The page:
We often ascribe infinity to God. We describe His love as "infinite" love. We talk of His power as "infinite" power. But this is not quite the Biblical concept of God. In fact, neither the word nor the concept is used in the Bible to describe God. Rather, God is "Omni" ("all") - Omnipotent (All-Powerful); Omniscient (All-Knowing); and Omnipresent (Present everywhere). But compared to what we know and can do - God is Infinite!

F.W. Boreham loved the word "inifinite" to describe God. He linked it with another two unfathomable words- immensity and eternity. For F.W. Boreham this is what made God not only unique but utterly adorable. If I had my time over, FWB wrote, I would write and talk less about what God has done and concentrate almost entirely who God is. And these three inscrutable words summed up for the great Christian Essayist just why he felt this way. Yet, strictly speaking God is not "infinite". He is, rather, "all" (omni).

"Infinity" doesn't exist. It's a made up concept. That's one reason why it' wrong to describe God as infinite. Infinity is also impossible. By definition it can never be reached. God is not like this at all. He wants to be reached. Inifinity is never satisfied. God on the other hand is the very source of satisfaction. Infinity teases the learner by saying there's more to learn. God has nothing to learn because He is omniscient.

This God whom we worship is so far beyond anything we can think or even imagine that He seems to us to be infinite in every way. As we ponder this and marvel, there is possible only one other attribute of God that is even more amazing. God is not only infinitely great; not only eternal; not only immeasurably immense; He is imminent.
Rather than describing God with the awkward and uncomfortable word, infinite, we perhaps are more apt to describe God as "transcendent". This beautiful word pictures God as so far above us in every way. But there is an even more arcane word to describe God which makes the word transcendent stand to one side. It is the glorious word that should fill us to overflowing with hope every minute of the day: God is imminent!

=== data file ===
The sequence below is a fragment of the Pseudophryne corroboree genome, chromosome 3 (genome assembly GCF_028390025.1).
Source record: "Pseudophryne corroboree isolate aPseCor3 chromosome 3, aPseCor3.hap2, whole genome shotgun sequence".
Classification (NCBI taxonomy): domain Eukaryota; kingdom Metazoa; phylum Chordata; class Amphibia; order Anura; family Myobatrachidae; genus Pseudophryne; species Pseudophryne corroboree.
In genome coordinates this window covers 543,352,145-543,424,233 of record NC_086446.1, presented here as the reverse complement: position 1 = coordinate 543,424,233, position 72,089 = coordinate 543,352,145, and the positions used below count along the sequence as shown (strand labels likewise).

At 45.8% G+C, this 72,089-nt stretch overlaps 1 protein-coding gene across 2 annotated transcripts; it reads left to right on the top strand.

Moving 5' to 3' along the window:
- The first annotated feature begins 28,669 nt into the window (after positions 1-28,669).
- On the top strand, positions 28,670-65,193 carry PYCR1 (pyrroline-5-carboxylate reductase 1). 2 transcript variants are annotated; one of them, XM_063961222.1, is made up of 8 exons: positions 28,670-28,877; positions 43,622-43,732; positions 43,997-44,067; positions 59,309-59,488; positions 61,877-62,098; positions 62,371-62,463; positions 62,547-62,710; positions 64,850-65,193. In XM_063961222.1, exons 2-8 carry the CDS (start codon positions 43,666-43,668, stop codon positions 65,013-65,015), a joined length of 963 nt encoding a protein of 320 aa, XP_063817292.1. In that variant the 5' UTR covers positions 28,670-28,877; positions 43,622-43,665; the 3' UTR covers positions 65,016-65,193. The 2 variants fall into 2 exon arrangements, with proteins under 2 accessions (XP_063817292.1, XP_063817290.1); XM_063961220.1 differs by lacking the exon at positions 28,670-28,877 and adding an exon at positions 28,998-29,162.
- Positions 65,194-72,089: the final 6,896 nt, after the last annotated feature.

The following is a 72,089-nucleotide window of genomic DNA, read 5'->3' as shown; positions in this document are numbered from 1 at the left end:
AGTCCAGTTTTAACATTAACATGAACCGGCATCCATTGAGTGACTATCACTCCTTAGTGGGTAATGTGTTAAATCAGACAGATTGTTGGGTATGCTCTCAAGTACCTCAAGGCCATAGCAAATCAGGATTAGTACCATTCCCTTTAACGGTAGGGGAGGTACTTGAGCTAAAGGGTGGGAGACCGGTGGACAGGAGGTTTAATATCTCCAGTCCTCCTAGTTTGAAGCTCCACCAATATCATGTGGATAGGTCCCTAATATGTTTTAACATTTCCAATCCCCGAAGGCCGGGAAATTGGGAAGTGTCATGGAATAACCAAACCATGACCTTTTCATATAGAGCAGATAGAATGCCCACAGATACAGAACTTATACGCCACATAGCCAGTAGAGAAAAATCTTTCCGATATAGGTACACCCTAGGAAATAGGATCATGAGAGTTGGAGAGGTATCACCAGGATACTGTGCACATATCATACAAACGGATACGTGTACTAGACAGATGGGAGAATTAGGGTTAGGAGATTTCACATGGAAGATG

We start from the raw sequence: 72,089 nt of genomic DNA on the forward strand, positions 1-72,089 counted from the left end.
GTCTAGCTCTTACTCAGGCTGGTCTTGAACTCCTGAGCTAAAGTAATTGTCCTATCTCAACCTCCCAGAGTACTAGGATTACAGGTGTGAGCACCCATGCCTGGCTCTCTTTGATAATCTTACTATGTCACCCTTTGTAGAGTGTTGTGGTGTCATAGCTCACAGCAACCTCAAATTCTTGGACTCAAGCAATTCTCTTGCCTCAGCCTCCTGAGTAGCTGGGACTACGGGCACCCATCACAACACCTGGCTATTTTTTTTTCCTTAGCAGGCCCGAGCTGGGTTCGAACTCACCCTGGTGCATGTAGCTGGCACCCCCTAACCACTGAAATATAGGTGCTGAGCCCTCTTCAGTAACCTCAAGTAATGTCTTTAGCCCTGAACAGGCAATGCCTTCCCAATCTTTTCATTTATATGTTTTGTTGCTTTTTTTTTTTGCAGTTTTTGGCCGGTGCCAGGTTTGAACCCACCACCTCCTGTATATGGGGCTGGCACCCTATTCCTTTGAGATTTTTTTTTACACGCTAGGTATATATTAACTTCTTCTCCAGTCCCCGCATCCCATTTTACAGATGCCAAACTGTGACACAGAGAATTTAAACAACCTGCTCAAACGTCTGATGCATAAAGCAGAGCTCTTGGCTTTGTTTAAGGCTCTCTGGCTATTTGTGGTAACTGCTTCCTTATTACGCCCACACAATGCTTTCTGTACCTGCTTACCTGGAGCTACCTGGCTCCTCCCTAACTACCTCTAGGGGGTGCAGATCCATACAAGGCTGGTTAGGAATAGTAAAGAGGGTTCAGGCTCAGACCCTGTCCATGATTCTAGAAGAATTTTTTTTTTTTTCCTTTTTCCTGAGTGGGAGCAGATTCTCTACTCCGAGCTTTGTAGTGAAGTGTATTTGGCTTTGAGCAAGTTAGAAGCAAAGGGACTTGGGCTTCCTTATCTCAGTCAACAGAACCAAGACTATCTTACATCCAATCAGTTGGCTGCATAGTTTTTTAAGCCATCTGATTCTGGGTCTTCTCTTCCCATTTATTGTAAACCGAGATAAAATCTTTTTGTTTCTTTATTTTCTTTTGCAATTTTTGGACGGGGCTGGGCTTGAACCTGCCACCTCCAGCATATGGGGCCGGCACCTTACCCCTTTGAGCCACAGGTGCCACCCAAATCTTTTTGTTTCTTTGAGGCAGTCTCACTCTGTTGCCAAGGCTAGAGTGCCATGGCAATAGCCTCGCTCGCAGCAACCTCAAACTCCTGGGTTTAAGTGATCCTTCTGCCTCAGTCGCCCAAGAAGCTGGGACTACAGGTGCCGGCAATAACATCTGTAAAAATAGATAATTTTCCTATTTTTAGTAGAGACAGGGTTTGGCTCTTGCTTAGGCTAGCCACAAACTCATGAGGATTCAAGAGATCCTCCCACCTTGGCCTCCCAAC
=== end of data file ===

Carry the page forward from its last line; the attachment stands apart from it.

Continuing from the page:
How remarkable! How amazing! How aweful! Not only is God seemingly infinitely more knowledgeable than us, more powerful than us, more wise than us, more loving than us, more patient than us, more forgiving than us, more just than us, more compassionate than us - He is here! This is what imminent means. He is close. He is not merely "above" us, He is beside us.

The Prophet Isaiah stunned the world when He declared that God would one day reveal Himself not again as "El" (Almighty God) but asImmanuel (God is here 'immanu'=near, 'el'=Almighty God). Ponder the greatness of God and you'll probably resort to the technically incorrect word "infinite" to describe Him. Continue to ponder in awe and wonder as you (to steal a Star Trek phrase:) go to warp-speed in your admiration of God when you realise that He is imminent. Unlike the word infinite, imminent is an extremely accurate word to describe God. Right now as you read this, God is near you. You are just one breathed prayer away from the Omnipotent God we reasonably consider to be The Infinite One. He cares. He carries. He calls. He catches. Be struck by God's imminence and as you draw near to Him you almost certainly conclude that compared to our weak estate, God is relatively infinite.
Father, we join with the Psalmist and declare that You are far above us. You are all-together majestic. You are All-powerful. Truly as Jeremiah said- NOTHING IS TOO HARD FOR YOU! You are awesome. You are amazing. You are incomparably wise. I pray for those who are in a dark place at the moment, that they might experience Your imminence, in Jesus' Name, Amen.

Eph. 3:21 to him be glory in the church and in Christ Jesus throughout all generations, forever and ever. Amen.
Ps. Andrew

Friday, 14 October 2011

My Cloak, The Books, But Especially The Parchments...

My Cloak, The Books, But Especially The Parchments...
When you come, bring the cloak that I left with Carpus at Troas, also the books, and above all the parchments.
Second Timothy 4:13